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  1. Abstract

    Low temperatures largely determine the geographic limits of plant species by reducing survival and growth. Inter-specific differences in the geographic distribution of mangrove species have been associated with cold tolerance, with exclusively tropical species being highly cold-sensitive and subtropical species being relatively cold-tolerant. To identify species-specific adaptations to low temperatures, we compared the chilling stress response of two widespread Indo-West Pacific mangrove species from Rhizophoraceae with differing latitudinal range limits—Bruguiera gymnorhiza (L.) Lam. ex Savigny (subtropical range limit) and Rhizophora apiculata Blume (tropical range limit). For both species, we measured the maximum photochemical efficiency of photosystem II (Fv/Fm) as a proxy for the physiological condition of the plants and examined gene expression profiles during chilling at 15 and 5 °C. At 15 °C, B. gymnorhiza maintained a significantly higher Fv/Fm than R. apiculata. However, at 5 °C, both species displayed equivalent Fv/Fm values. Thus, species-specific differences in chilling tolerance were only found at 15 °C, and both species were sensitive to chilling at 5 °C. At 15 °C, B. gymnorhiza downregulated genes related to the light reactions of photosynthesis and upregulated a gene involved in cyclic electron flow regulation, whereas R. apiculata downregulated more RuBisCo-related genes. At 5 °C, both species repressed genes related to CO2 assimilation. The downregulation of genes related to light absorption and upregulation of genes related to cyclic electron flow regulation are photoprotective mechanisms that likely contributed to the greater photosystem II photochemical efficiency of B. gymnorhiza at 15 °C. The results of this study provide evidence that the distributional range limits and potentially the expansion rates of plant species are associated with differences in the regulation of photosynthesis and photoprotective mechanisms under low temperatures.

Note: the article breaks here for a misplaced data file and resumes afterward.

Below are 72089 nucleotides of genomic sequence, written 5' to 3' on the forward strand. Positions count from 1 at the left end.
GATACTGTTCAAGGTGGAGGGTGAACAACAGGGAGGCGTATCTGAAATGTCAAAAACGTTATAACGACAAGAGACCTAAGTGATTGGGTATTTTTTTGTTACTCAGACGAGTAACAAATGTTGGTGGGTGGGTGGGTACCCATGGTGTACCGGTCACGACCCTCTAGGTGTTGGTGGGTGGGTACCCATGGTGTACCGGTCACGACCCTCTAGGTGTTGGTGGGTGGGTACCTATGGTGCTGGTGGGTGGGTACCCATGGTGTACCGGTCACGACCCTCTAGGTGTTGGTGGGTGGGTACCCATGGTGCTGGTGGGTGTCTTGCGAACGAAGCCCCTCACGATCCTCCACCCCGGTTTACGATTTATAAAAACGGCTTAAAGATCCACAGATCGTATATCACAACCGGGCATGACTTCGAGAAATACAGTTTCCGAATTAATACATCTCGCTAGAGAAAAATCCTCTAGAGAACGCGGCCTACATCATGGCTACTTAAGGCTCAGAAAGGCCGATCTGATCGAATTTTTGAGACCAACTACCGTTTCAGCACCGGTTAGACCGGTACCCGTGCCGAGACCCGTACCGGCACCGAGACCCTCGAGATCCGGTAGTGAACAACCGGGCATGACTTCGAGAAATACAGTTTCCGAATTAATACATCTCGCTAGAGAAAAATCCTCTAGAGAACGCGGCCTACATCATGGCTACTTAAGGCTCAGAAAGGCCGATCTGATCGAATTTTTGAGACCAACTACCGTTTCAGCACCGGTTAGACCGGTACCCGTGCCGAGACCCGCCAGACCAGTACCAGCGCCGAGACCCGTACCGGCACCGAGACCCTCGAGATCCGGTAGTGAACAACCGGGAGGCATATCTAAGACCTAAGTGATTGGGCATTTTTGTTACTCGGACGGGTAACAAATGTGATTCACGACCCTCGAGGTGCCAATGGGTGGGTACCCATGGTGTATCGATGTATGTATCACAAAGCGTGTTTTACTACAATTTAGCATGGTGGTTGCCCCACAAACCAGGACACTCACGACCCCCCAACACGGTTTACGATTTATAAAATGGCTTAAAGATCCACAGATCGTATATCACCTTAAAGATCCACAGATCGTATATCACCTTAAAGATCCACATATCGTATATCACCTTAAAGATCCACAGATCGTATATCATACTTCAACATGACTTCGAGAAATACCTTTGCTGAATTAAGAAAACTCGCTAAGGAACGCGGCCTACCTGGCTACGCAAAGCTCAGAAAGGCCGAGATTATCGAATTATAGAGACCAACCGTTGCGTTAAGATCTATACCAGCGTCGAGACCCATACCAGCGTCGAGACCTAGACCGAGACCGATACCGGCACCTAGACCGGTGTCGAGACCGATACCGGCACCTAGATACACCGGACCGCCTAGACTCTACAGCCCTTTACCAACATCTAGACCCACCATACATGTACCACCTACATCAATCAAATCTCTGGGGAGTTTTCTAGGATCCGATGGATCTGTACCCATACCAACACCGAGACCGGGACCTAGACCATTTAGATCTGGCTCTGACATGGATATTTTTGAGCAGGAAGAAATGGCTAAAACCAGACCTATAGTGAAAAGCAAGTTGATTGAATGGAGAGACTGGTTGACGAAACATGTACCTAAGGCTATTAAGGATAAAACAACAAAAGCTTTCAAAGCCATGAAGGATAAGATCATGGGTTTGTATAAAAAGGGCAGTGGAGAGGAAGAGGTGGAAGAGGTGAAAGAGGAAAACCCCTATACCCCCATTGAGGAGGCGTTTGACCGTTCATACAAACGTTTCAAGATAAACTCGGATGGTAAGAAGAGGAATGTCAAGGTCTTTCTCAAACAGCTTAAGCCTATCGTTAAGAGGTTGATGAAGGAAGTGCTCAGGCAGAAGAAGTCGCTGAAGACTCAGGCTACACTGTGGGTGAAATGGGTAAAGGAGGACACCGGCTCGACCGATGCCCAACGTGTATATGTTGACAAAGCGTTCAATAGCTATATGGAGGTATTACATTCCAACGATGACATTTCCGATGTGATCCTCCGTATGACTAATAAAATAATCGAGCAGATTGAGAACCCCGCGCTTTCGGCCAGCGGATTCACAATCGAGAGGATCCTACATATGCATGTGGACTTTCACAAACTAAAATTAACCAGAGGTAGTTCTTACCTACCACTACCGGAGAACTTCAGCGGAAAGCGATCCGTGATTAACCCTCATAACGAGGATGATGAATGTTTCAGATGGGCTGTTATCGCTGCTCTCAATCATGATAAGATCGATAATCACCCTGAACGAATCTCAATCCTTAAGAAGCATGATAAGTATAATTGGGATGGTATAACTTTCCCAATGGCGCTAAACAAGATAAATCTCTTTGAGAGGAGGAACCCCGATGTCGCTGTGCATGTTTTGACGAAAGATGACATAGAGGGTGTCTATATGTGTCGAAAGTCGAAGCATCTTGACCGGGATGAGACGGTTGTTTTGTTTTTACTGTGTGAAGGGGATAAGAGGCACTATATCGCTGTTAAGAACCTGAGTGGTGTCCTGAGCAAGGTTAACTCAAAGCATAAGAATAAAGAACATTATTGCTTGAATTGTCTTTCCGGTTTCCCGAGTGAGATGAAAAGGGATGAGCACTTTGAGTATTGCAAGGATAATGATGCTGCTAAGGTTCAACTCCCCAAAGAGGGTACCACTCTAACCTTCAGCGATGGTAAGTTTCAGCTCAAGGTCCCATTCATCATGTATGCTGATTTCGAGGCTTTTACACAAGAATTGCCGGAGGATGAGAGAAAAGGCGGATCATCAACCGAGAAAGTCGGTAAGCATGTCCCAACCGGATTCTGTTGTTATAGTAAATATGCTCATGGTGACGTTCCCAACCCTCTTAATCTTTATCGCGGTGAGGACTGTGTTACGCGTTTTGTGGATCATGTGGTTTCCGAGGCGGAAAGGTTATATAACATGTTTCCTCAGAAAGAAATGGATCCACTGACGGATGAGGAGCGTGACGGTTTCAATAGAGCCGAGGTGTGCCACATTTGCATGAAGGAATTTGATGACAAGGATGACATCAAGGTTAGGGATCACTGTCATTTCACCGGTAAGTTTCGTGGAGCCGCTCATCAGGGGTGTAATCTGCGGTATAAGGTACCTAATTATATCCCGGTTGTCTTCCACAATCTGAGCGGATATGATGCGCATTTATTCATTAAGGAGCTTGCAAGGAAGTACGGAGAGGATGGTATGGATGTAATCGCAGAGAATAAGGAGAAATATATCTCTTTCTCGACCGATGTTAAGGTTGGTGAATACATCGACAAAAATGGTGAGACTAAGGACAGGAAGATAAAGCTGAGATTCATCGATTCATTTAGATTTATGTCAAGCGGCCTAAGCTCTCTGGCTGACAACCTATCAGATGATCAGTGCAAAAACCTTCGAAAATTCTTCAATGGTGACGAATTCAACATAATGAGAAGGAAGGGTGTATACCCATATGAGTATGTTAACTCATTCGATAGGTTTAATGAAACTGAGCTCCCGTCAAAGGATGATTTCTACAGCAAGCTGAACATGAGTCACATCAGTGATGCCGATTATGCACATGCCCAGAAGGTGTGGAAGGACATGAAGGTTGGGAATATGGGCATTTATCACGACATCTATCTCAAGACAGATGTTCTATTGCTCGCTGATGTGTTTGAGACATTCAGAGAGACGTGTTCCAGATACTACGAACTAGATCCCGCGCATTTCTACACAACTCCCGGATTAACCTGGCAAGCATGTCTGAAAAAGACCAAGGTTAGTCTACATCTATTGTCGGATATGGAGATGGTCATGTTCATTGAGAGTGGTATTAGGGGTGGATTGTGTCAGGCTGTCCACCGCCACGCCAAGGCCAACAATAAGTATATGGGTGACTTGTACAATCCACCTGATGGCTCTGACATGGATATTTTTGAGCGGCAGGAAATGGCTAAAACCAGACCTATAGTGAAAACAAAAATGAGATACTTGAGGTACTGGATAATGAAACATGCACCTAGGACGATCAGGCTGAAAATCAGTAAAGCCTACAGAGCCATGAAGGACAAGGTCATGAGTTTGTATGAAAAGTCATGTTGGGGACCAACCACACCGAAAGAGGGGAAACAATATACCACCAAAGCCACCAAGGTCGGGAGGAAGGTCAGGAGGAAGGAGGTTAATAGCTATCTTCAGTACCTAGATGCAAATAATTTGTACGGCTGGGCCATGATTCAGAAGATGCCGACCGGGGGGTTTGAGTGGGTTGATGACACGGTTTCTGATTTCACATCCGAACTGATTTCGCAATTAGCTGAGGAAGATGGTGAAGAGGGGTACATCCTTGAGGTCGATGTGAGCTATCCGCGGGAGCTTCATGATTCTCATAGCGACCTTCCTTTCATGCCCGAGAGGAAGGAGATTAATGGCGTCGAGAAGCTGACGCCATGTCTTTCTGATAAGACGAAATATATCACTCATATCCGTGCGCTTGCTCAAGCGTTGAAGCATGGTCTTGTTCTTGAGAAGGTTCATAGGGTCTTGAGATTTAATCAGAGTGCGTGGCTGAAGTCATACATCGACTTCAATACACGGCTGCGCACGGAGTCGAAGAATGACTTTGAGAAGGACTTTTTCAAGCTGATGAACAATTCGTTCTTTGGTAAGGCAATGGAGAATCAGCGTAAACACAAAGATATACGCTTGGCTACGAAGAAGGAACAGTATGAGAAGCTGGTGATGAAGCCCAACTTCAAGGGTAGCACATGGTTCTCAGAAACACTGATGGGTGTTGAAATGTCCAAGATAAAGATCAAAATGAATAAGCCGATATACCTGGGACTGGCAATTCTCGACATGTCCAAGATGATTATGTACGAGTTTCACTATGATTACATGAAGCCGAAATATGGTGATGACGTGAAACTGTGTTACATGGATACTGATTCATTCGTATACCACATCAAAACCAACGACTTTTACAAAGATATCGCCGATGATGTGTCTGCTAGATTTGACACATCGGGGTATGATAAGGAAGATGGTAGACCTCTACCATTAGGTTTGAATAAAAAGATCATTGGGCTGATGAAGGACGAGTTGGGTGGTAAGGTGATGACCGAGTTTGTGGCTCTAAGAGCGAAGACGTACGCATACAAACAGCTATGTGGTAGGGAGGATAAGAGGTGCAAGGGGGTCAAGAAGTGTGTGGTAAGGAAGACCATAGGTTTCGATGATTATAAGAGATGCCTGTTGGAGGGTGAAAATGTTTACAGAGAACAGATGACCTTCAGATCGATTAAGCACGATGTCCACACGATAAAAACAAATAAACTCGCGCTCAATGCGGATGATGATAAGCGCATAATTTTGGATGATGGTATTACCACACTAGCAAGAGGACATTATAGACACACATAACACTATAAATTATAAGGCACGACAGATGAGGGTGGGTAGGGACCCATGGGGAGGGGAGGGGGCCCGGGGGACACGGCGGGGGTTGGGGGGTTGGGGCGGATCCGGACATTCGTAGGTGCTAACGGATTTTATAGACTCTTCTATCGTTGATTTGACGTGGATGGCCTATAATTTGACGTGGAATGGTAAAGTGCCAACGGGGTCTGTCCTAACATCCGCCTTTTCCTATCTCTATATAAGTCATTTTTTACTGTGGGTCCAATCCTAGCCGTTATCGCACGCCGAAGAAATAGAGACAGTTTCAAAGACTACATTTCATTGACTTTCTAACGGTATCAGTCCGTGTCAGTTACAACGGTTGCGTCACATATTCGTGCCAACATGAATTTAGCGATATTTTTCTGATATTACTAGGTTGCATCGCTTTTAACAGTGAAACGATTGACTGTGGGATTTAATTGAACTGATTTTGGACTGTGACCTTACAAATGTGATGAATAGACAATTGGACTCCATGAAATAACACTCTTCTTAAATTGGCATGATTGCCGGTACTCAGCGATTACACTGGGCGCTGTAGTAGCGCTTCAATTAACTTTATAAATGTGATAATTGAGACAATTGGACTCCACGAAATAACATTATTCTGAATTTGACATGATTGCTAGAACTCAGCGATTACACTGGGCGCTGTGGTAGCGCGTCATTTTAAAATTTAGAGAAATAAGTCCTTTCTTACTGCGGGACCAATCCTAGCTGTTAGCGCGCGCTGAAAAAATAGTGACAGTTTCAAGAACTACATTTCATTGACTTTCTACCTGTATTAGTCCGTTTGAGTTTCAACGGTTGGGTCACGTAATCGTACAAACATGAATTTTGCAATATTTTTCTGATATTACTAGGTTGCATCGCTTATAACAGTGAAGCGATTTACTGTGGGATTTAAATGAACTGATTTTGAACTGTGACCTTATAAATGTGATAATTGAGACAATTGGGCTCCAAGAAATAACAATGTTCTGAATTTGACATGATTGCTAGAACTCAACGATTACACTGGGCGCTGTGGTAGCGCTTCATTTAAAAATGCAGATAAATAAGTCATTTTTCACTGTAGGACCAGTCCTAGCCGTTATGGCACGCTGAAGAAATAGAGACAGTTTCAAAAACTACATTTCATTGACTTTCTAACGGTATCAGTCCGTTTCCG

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  2. Abstract

    The reuse of old genetic variation can promote rapid diversification in evolutionary radiations, but in most cases, the historical events underlying this divergence are not known. For example, ancient hybridization can generate new combinations of alleles that sort into descendant lineages, potentially providing the raw material to initiate divergence. In the Mimulus aurantiacus species complex, there is evidence for widespread gene flow among members of this radiation. In addition, allelic variation in the MaMyb2 gene is responsible for differences in flower color between the closely related ecotypes of subspecies puniceus, contributing to reproductive isolation by pollinators. Previous work suggested that MaMyb2 was introgressed into the red-flowered ecotype of puniceus. However, additional taxa within the radiation have independently evolved red flowers from their yellow-flowered ancestors, raising the possibility that this introgression had a more ancient origin. In this study, we used repeated tests of admixture from whole-genome sequence data across this diverse radiation to demonstrate that there has been both ancient and recurrent hybridization in this group. However, most of the signal of this ancient introgression has been removed due to selection, suggesting that widespread barriers to gene flow are in place between taxa. Yet, a roughly 30 kb region that contains the MaMyb2 gene is currently shared only among the red-flowered taxa. Patterns of admixture, sequence divergence, and extended haplotype homozygosity across this region confirm a history of ancient hybridization, where functional variants have been preserved due to positive selection in red-flowered taxa but lost in their yellow-flowered counterparts. The results of this study reveal that selection against gene flow can reduce genomic signatures of ancient hybridization, but that historical introgression can provide essential genetic variation that facilitates the repeated evolution of phenotypic traits between lineages.

     
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